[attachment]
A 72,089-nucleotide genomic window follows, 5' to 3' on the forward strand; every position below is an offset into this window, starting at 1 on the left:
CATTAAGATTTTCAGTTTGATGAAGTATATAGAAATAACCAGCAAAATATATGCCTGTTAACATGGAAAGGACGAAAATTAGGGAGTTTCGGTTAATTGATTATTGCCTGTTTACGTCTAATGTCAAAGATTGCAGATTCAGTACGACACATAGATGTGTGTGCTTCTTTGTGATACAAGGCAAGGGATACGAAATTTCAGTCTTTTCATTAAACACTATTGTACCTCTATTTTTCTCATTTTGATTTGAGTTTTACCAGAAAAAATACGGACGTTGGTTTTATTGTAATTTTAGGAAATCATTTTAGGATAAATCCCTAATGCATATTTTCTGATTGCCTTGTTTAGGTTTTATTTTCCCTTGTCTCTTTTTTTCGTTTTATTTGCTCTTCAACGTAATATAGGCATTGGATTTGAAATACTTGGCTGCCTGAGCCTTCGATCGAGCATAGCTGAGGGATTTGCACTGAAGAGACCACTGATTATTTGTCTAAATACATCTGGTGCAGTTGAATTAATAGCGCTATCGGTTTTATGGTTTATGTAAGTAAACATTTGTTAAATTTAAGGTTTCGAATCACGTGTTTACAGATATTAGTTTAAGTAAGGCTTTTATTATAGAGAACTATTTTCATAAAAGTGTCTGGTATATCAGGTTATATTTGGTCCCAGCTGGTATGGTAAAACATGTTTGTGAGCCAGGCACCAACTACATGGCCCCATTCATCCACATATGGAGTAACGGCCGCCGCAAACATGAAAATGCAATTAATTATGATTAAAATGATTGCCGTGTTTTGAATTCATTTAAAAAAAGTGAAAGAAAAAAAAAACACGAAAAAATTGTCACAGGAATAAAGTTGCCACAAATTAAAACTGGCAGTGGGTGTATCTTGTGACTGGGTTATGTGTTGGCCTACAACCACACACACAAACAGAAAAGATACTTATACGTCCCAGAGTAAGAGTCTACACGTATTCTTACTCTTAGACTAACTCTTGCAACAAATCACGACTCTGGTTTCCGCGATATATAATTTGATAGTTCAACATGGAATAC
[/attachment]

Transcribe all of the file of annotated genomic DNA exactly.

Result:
A 72,089-nucleotide genomic window follows, 5' to 3' on the forward strand; every position below is an offset into this window, starting at 1 on the left:
CATTAAGATTTTCAGTTTGATGAAGTATATAGAAATAACCAGCAAAATATATGCCTGTTAACATGGAAAGGACGAAAATTAGGGAGTTTCGGTTAATTGATTATTGCCTGTTTACGTCTAATGTCAAAGATTGCAGATTCAGTACGACACATAGATGTGTGTGCTTCTTTGTGATACAAGGCAAGGGATACGAAATTTCAGTCTTTTCATTAAACACTATTGTACCTCTATTTTTCTCATTTTGATTTGAGTTTTACCAGAAAAAATACGGACGTTGGTTTTATTGTAATTTTAGGAAATCATTTTAGGATAAATCCCTAATGCATATTTTCTGATTGCCTTGTTTAGGTTTTATTTTCCCTTGTCTCTTTTTTTCGTTTTATTTGCTCTTCAACGTAATATAGGCATTGGATTTGAAATACTTGGCTGCCTGAGCCTTCGATCGAGCATAGCTGAGGGATTTGCACTGAAGAGACCACTGATTATTTGTCTAAATACATCTGGTGCAGTTGAATTAATAGCGCTATCGGTTTTATGGTTTATGTAAGTAAACATTTGTTAAATTTAAGGTTTCGAATCACGTGTTTACAGATATTAGTTTAAGTAAGGCTTTTATTATAGAGAACTATTTTCATAAAAGTGTCTGGTATATCAGGTTATATTTGGTCCCAGCTGGTATGGTAAAACATGTTTGTGAGCCAGGCACCAACTACATGGCCCCATTCATCCACATATGGAGTAACGGCCGCCGCAAACATGAAAATGCAATTAATTATGATTAAAATGATTGCCGTGTTTTGAATTCATTTAAAAAAAGTGAAAGAAAAAAAAAACACGAAAAAATTGTCACAGGAATAAAGTTGCCACAAATTAAAACTGGCAGTGGGTGTATCTTGTGACTGGGTTATGTGTTGGCCTACAACCACACACACAAACAGAAAAGATACTTATACGTCCCAGAGTAAGAGTCTACACGTATTCTTACTCTTAGACTAACTCTTGCAACAAATCACGACTCTGGTTTCCGCGATATATAATTTGATAGTTCAACATGGAATAC